Maleficent: Starring Angelina Jolie

Promising a revisionist take on the 1959 “Sleeping Beauty,” one of Disney’s most beloved fairy tales, “Maleficent” is far stronger in the visual aspects of its lavish production than in its narrative and tonal elements.

Above all, “Maleficent” functions as a star vehicle for Angelina Jolie, who commands the screen with an astounding performance, greatly assisted by richly designed costumes and heavy make-up.  Jolie’s physical appearance and some of the set-pieces are so striking (if not always beautiful) that they manage to conceal, at least for a while, the film’s other problems.

Touted as this summer’s only blockbuster to feature a female heroine, “Maleficent” cost around $150 million (inlcuding reshoots), which may explain why star Jolie (also credited as one of many producers) has done such extensive promotion of her new picture.  Moreover, since Jolie’s last two movies, “The Tourist” and “Salt,” were commercially underwhelming, the box-office pressures on her are all the more significant.

The villainess of “Sleeping Beauty” gets to be the heroine in this “Wicked”-like story, which touches on the theme of female empowerment.  The premise of turning the memorably wicked witch into a protagonist is more than a gimmick or trick.

In several ways, “Maleficent” suffers from the same issues that had marked producer Joe Roth’s other big-screen adaptations of fairy tales: “Oz the Great and Powerful,” “Alice in Wonderland,” and “Snow White and the Huntsman.”

Directed by first-time helmer Robert Stromberg from a script credited to “Beauty and the Beast” scribe Linda Woolverton, the film benefits from a smart spin and seductive premise, but the narrative is incoherent.  And though the film is short (only 97 minutes), it’s long enough to make the tale’s emotional void and uncertainty of tone, quite noticeable.

Opening with storybook-themed voiceover narration, “Maleficent” describes two rival kingdoms: the world of humans and the world of fairies and trolls. Darting around the moors is the winged young fairy Maleficent (Isobelle Molloy), who strikes up unlikely friendship, and later romance, with the human farmhand, Stefan (Michael Higgins).

We observe the life of Maleficent as a young girl (Molloy) and then as a teenager (Ella Purnell), narrated by Janet McTeer with voice-overs that link the episodes.  These early chapters are crucial in establishing the circumstances under which Maleficent became the woman that she is.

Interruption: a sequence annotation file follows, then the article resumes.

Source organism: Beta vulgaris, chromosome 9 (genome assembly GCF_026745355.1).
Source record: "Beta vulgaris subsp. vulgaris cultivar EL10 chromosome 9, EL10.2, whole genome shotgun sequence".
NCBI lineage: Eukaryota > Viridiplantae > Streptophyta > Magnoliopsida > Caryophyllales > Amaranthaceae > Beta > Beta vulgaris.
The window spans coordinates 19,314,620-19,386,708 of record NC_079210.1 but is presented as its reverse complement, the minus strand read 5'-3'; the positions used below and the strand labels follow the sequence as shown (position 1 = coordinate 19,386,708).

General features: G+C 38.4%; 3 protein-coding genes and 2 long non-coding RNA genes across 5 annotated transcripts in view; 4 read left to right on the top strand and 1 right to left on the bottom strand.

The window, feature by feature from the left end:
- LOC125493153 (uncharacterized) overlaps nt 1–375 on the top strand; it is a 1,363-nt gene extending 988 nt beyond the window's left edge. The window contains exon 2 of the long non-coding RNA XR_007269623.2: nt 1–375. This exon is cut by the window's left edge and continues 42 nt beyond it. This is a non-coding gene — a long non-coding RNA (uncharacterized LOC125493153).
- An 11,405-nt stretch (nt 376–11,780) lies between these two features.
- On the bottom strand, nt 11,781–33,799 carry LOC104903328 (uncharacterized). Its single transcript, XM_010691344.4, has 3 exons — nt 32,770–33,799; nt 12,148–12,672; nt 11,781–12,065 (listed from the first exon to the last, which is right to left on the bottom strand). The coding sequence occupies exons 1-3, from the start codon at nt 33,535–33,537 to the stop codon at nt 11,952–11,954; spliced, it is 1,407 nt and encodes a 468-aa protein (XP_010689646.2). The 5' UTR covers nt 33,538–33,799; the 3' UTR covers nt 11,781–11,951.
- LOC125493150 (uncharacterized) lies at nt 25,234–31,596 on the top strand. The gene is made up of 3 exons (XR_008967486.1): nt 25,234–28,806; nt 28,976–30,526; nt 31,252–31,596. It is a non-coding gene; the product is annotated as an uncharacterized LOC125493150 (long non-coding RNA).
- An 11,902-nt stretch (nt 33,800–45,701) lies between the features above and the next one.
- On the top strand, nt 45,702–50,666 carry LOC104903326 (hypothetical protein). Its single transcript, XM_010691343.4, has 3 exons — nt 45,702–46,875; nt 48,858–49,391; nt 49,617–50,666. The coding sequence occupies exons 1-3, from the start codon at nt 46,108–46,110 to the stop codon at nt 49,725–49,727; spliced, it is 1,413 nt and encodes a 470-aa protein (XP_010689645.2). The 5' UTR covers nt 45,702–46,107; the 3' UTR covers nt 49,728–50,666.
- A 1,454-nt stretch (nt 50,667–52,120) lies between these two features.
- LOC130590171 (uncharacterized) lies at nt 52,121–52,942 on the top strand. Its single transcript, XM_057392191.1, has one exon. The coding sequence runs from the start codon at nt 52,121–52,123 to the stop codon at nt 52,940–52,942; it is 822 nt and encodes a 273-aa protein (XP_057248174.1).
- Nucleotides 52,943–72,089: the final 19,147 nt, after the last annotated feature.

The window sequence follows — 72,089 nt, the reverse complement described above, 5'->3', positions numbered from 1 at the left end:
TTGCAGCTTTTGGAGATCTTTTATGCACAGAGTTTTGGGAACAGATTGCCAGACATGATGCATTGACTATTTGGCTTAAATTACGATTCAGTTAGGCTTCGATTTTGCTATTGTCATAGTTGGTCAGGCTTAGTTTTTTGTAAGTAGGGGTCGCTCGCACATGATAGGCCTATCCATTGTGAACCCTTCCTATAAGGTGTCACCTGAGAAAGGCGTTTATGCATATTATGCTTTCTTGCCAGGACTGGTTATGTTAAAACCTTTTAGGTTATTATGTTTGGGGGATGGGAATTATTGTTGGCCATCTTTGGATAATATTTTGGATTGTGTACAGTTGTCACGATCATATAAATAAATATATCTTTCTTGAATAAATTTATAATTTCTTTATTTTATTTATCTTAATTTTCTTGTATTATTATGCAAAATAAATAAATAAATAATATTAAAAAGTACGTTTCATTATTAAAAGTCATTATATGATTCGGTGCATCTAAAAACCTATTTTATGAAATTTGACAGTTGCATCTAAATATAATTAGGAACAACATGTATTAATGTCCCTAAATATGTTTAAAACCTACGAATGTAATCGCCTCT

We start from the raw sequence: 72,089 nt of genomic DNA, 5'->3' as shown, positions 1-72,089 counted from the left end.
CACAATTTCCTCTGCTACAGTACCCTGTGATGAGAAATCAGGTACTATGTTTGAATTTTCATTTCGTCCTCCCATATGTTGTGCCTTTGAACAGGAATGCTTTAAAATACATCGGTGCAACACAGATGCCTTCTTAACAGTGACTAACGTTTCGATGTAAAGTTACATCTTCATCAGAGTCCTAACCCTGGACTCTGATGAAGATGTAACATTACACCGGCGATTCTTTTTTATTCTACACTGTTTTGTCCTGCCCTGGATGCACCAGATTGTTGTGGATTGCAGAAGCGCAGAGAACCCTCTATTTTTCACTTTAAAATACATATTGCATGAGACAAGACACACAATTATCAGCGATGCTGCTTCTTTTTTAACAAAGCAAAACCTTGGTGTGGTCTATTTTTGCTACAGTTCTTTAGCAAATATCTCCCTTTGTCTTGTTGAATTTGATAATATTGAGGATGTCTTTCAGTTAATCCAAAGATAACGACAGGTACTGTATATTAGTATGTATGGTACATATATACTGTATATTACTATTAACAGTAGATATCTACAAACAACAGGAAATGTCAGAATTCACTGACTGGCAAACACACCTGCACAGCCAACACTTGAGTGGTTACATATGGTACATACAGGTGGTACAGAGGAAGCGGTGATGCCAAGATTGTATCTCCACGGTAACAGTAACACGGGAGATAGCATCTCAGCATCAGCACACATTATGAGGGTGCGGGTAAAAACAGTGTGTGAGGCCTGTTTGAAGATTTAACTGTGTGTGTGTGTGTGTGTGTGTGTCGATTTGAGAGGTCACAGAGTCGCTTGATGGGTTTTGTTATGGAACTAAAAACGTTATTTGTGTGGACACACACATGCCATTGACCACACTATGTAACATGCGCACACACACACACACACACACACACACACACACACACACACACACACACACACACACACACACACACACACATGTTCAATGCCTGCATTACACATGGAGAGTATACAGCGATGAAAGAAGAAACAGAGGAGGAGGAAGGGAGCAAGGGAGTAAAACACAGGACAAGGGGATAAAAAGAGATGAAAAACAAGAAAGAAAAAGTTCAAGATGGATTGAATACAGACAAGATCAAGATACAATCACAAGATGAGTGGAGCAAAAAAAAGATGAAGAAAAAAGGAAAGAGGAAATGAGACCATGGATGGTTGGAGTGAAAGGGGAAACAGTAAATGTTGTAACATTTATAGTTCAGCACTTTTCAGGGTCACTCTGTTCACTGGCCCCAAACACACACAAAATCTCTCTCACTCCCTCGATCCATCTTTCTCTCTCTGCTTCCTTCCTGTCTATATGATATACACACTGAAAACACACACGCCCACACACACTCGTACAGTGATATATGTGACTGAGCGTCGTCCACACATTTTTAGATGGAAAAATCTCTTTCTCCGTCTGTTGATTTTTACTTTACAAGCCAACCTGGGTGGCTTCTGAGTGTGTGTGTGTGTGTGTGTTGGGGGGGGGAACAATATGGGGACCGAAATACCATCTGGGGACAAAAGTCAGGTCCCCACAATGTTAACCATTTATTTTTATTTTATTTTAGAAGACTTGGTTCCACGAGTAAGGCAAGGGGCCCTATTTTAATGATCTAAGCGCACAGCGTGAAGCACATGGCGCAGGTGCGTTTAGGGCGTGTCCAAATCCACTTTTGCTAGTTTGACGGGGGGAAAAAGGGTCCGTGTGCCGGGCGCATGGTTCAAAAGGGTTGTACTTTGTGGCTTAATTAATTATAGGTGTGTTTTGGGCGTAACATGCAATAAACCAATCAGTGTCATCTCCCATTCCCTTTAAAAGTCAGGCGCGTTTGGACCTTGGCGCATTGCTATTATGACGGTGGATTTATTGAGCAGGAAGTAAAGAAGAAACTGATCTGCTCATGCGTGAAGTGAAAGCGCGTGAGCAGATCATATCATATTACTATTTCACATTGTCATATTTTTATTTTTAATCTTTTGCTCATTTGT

Later on, when a war breaks out between the two kingdoms, the adult Stefan (Sharlto Copley) betrays Maleficent (Jolie) by drugging her and cutting off her wings. Scorned and shorn, Maleficent then fashions a magical staff from a twig, dons a black helmet, and takes cruel revenge on Stefan’s infant daughter, Aurora.

Hiding in the woods outside Aurora’s cabin, Maleficent becomes sort of a “fairy godmother,” while Aurora’s guardians, Knotgrass (Imelda Staunton), Thistletwit (Juno Temple), and Flittle (Lesley Manville), Lesley Manville, Imelda Staunton, Juno Temple) behave like bumbling fools and turn out to be incompetent in their jobs.

Hailing from production design, director Stromberg reveals severe weaknesses in handling plot development, and quite disappointingky, he lacks the necessary skills to stage imaginative battle scenes; the action set pieces here are too generic and impersonal.

Perfectly cast in the lead, Jolie gives a commanding star performance, despite the physical constraints and overwrought special effects.  Oscar-winning makeup artist Rick Baker has done a marvelous job in giving the star a prosthetic nose, cheeks, teeth and ears, contact lenses and two horns atop her head.

Jolie deserves credit for turning what was a simple, single-minded villain in the 1959 fable into a fully-realized character, with specific background, motivation and identity.  Though delivering mostly one-liners and interacting with objects and artifice, Jolie plays Maleficent as a femme who has experienced pain and anger, but is also capable of love and compassion.

Jolie is one of the few (maybe the only one) stars in the industry right now who embodies effortlessly old-Hollywood glamor, and the physicality of her performance is so overwhelming (helped as it it by fetishwear) that her sheer presence, while pleasurable to the eyes underlines the gap between spectacle and narrative.

I will not be surprised if we will see this Halloween many girls (and perhaps some gay boys) dressed as Maleficent.